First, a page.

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Stormwater Management                                    
Unlike some other nearby communities, Watertown has separate sewer and stormwater drainage systems.  The drain pipes do not go to Deer Island to be treated like sewage from your house is.  Instead stormwater drainage is collected through catch basins, conveyed through drainage pipes, and then discharged into the Charles River, all with little to no treatment.




What is a catch basin?
There are over 3,200 catch basins in Watertown!
A catch basin, which is also known as a storm drain inlet or curb inlet, is a structure with an opening into the storm drain system.  They include a grate or curb inlet at street level where stormwater enters the catch basin.  But not just stormwater can enter the inlet.  Oil and grease, car washing, pet waste, and any number of things can enter through the grate.
Catch basins do provide some pollution protection by preventing trash and other floatable materials from entering the drainage system.  Most also contain sumps that allow larger sediments to settle in the basin.  Nevertheless, catch basins provide little stormwater treatment.                 
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Cleaning collected debris from a catch basin, part of annual stormwater maintenance performed by DPW contractor




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Street sweeping does more than make our streets look nice, it removes trash and sediment from our roads before it can get into our drainage system

Drainage Pipes
There are over 55 miles of drainage pipe in Watertown, ranging in size from 6-inches in diameter to over 6-feet!  These pipes convey stormwater from our catch basins to our stormwater outfalls.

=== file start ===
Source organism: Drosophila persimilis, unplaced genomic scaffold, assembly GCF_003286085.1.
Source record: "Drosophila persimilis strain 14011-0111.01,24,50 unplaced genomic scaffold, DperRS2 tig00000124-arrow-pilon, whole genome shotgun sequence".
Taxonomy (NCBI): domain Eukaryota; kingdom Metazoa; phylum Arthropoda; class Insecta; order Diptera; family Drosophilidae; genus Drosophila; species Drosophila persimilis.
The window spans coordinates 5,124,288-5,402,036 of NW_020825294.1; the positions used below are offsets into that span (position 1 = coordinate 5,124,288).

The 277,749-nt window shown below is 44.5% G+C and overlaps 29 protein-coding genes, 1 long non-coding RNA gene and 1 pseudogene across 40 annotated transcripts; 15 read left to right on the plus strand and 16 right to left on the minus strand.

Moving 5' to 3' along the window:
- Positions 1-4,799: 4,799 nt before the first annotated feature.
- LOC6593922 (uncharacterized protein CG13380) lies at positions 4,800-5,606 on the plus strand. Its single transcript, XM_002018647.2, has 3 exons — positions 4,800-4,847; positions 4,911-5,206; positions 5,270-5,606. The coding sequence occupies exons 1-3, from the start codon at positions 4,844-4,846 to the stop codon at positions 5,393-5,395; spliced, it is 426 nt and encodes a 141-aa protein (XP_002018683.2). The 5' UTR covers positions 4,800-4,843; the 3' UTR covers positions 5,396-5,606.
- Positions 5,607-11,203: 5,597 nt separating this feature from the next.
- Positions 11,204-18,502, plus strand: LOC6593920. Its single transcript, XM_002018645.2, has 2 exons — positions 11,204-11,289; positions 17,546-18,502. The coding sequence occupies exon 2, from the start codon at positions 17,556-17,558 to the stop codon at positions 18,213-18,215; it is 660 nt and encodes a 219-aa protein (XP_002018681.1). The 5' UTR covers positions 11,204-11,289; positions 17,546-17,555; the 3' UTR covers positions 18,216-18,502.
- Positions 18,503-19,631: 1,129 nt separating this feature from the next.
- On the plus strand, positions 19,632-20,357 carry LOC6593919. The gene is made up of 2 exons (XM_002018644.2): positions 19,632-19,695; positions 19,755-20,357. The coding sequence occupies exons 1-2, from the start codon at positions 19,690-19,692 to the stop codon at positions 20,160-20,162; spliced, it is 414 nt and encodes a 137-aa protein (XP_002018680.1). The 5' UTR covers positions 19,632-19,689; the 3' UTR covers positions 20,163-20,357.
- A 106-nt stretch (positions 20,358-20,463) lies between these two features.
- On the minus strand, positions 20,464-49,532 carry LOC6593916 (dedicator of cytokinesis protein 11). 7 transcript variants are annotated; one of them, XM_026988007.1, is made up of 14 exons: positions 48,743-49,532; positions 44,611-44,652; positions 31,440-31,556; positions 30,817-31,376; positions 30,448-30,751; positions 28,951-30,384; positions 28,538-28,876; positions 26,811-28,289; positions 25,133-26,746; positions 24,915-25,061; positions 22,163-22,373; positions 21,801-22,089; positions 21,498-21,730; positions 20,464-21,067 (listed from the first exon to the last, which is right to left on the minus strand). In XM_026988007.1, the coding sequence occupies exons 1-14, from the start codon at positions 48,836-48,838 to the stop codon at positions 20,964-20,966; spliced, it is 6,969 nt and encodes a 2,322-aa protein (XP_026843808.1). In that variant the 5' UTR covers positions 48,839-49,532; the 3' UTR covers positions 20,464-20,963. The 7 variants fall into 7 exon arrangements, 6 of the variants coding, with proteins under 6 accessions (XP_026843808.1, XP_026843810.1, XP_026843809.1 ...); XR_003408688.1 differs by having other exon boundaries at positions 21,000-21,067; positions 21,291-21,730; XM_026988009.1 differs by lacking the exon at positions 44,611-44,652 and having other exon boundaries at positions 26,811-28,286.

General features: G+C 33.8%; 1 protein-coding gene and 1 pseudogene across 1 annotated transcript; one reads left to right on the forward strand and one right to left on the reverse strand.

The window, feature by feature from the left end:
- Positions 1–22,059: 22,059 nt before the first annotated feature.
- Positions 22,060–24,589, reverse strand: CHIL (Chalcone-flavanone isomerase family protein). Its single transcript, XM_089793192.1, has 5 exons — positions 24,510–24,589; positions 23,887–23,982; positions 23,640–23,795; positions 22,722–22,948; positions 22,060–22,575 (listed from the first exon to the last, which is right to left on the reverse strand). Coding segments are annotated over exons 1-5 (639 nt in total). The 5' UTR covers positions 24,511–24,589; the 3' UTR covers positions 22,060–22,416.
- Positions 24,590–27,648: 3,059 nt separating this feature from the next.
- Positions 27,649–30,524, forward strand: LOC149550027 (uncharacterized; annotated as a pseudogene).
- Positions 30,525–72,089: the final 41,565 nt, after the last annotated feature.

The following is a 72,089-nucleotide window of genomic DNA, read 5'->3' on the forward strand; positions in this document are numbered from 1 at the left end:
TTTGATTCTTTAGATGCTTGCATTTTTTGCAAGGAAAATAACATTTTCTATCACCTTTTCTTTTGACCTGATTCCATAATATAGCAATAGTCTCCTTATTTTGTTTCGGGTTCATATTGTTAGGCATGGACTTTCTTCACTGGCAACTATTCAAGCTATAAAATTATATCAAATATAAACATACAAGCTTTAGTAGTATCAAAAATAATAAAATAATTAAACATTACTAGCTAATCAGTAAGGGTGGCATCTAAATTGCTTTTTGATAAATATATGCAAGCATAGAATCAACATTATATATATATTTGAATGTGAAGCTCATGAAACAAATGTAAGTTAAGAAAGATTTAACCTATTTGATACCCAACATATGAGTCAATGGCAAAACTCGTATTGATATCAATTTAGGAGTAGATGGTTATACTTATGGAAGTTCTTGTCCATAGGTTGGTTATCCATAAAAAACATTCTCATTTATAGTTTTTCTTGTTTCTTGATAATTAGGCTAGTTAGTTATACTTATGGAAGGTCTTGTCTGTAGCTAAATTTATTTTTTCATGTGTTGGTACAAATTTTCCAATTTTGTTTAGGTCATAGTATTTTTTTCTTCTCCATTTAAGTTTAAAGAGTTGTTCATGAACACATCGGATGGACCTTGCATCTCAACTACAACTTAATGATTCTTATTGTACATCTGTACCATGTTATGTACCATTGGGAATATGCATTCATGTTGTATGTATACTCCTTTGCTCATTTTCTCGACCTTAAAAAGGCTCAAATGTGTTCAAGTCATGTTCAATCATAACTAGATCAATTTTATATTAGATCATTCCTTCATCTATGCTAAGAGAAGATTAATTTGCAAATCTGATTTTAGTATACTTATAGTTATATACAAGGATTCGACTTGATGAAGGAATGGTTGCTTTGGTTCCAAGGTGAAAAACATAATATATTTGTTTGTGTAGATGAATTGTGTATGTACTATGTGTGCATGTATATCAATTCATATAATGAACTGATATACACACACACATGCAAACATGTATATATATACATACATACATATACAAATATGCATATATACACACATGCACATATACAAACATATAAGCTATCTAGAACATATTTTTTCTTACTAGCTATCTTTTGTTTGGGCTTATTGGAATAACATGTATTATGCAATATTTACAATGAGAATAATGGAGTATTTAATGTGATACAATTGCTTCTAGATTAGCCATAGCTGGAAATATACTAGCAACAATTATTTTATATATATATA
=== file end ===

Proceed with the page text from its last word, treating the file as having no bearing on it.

What is an outfall?
There are over 30 stormwater outfalls to the Charles River in Watertown. These outfalls discharge stormwater directly into the river.
Here is one outfall.  It is located right along the Charles River Walk Way between the Charles River and Pleasant Street.  All of the Town’s outfalls are labelled; this one is outfall #5, behind #304 Pleasant Street.

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What can you do to help manage stormwater?
Planting rain gardens help because they infiltrate rain water before it enters into a storm drain. Another thing you can do is install a rain barrel to collect rainwater from your rooftops to use on your lawn or garden. This helps reduce stormwater runoff as well as reduce your water bill. If pet waste is left on the street, lawns or public parks it can wash away with water. This could contaminate our water. So just make sure to clean up after your pet.
The Town also offers a number of programs you can participate in to help improve stormwater in your neighborhood.


NPDES Program
As part of the Environmental Protection Agency (EPA) National Pollutant Discharge Elimination System (NPDES) permitting program, the Town is required to take steps to reduce the impact of stormwater pollution.  The Town of Watertown stormwater drainage system operates as a Municipal Separate Storm Sewer System (MS4) under this permit.
The Town’s program includes the following elements:
  • Public Education
  • Public Involvement
  • Illicit Discharge Detection & Elimination (IDDE) link to other page
  • Construction Runoff Control
  • Post-construction Stormwater Management
  • Pollution Prevention
You can view the annual updates to the Town’s program below:


Green Infrastructure
Green infrastructure is a new approach to managing stormwater.  Instead of flowing through downspouts, pipes, and other engineered systems into our catch basins and directly to our outfalls, green infrastructure uses vegetation, soils, and other natural elements to reduce the amount of stormwater and stormwater pollutants.







 

Watertown Department of Public Works, 124 Orchard Street, Watertown, MA 02472

Phone - 617-972-6420 | Fax - 617-972-6402

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